Never Let a Client Voice Their Spot – Radio Share

Never let a client voice nor appear in his own commercial!

If you sell or write for radio or television, it should be your sworn duty never to let a client write, voice, or appear in his or her own television commercial. I can think of almost nothing that works against the effectiveness of a commercial more than this does.

Over three decades I have heard only one owner-voiced commercial that was good (meaning effective), and it was quite excellent, every bit as good as a top agency could do. But the owner, who had a lumber business in Pennsylvania, also happened to be an actor and an excellent writer for the stage. He was utterly convincing. He made you want to do business with him. He made you like and trust him.

Owners who voice their own ads (and especially folks who appear in their own TV commercials) do nothing but embarrass themselves. It actually makes you squirm in your seat to see or hear them.

They believe a commercial should look and sound “like a commercial” – over-excited, high-pitched, incredibly badly-written. On TV they use crudely-executed gestures and overly-broad smiles, believing this generates excitement. But what they accomplish is to insult the viewer or listener, inadvertently treating him as if he were 4 years old.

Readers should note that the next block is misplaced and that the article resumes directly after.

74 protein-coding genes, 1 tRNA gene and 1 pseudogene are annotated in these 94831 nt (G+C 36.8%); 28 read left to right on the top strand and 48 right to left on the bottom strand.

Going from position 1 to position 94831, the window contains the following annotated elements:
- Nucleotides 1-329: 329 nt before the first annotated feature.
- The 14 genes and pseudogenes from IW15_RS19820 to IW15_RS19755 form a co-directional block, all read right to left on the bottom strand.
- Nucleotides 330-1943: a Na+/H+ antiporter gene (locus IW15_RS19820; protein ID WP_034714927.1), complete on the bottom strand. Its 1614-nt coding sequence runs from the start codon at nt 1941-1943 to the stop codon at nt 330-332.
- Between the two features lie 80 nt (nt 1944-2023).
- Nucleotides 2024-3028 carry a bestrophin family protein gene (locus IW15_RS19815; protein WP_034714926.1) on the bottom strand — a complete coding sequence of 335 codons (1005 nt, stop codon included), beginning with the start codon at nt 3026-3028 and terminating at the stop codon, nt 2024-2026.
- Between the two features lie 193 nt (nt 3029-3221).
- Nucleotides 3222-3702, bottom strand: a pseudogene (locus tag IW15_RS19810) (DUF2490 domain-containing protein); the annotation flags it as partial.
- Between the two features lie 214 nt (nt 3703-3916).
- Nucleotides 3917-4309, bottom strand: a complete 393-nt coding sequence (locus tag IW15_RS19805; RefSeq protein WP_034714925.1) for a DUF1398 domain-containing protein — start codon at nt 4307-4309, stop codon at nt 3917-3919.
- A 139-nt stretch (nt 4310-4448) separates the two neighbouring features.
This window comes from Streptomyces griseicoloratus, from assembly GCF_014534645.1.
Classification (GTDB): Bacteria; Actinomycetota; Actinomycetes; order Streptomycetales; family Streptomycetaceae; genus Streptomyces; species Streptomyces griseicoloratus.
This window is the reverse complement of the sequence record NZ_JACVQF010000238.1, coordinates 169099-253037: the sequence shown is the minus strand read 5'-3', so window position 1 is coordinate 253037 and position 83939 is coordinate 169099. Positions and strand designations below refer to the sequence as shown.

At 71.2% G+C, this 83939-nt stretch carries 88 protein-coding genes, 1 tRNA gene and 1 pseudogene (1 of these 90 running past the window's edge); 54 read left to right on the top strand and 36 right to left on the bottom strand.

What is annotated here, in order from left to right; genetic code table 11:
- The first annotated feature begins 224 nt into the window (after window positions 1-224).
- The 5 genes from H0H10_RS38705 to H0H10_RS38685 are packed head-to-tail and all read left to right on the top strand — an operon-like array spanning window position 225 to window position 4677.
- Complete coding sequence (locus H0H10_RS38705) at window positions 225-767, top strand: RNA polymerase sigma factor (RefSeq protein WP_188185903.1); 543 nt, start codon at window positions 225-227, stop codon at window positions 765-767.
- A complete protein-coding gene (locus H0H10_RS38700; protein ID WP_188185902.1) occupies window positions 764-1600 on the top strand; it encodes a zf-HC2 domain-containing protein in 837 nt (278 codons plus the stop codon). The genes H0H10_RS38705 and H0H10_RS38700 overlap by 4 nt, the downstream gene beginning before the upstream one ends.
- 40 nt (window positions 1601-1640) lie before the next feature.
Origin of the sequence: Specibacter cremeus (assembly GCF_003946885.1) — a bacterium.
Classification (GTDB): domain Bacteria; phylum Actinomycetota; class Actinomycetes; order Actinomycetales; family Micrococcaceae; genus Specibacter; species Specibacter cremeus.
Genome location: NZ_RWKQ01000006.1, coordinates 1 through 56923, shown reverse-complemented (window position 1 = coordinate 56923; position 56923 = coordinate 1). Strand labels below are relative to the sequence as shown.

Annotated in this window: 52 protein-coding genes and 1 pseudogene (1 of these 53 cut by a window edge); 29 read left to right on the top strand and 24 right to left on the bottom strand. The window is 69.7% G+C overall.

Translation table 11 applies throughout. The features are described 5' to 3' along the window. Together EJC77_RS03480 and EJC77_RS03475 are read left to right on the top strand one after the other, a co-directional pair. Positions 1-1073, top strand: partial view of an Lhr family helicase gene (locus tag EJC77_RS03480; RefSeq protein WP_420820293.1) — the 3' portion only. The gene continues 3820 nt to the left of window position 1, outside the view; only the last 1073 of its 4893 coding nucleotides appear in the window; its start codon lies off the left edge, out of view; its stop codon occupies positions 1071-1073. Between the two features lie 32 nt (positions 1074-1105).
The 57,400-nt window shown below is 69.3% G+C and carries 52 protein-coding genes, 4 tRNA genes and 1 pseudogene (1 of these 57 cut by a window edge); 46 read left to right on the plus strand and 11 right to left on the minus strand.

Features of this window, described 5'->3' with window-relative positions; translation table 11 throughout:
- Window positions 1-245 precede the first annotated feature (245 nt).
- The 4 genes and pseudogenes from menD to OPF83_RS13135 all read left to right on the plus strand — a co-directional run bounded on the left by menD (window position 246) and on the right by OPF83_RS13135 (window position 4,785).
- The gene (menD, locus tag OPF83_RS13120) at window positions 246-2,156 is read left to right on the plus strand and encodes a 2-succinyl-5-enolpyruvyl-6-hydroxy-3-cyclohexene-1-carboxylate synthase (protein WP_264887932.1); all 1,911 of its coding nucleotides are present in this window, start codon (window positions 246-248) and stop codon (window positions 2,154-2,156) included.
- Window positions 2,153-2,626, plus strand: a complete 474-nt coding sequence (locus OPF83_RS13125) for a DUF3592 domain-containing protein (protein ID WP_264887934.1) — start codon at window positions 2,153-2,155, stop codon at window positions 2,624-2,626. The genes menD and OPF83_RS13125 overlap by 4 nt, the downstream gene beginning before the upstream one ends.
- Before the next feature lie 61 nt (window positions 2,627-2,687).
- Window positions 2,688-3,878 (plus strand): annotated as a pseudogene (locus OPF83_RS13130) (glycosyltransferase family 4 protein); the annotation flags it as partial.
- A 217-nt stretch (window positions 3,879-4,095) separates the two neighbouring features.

In my local market, there’s a car dealer in his own ad who says, at the end, swinging his arm in an exaggerated pointing gesture, “I GUARANTEE IT!” What would you or I think if a friend were telling us about about something he finds exciting, and he swung his arm, pointed to us and said, loudly, “I GUARANTEE YOU’LL LIKE IT!” We’d think he was joking. If a businessperson did that to us in his store, we’d think he was crazy.

The broadcast outlets bear a lot of responsibility, because first, they let the client do it instead of having the backbone to stand up to them and say “This will not bring you business,” and second, there are no directors on their staffs. It is no different from opening a flying school with no instructors and expecting students (in this case, clients) to teach themselves how to fly an aircraft.

Knowing that a client may want to voice his own ad, I developed a directing technique that gets an owner or testimonial customer to sound natural and believable. I use this to good success.

And I tell no one how I do it 🙂

-Mike Holmes

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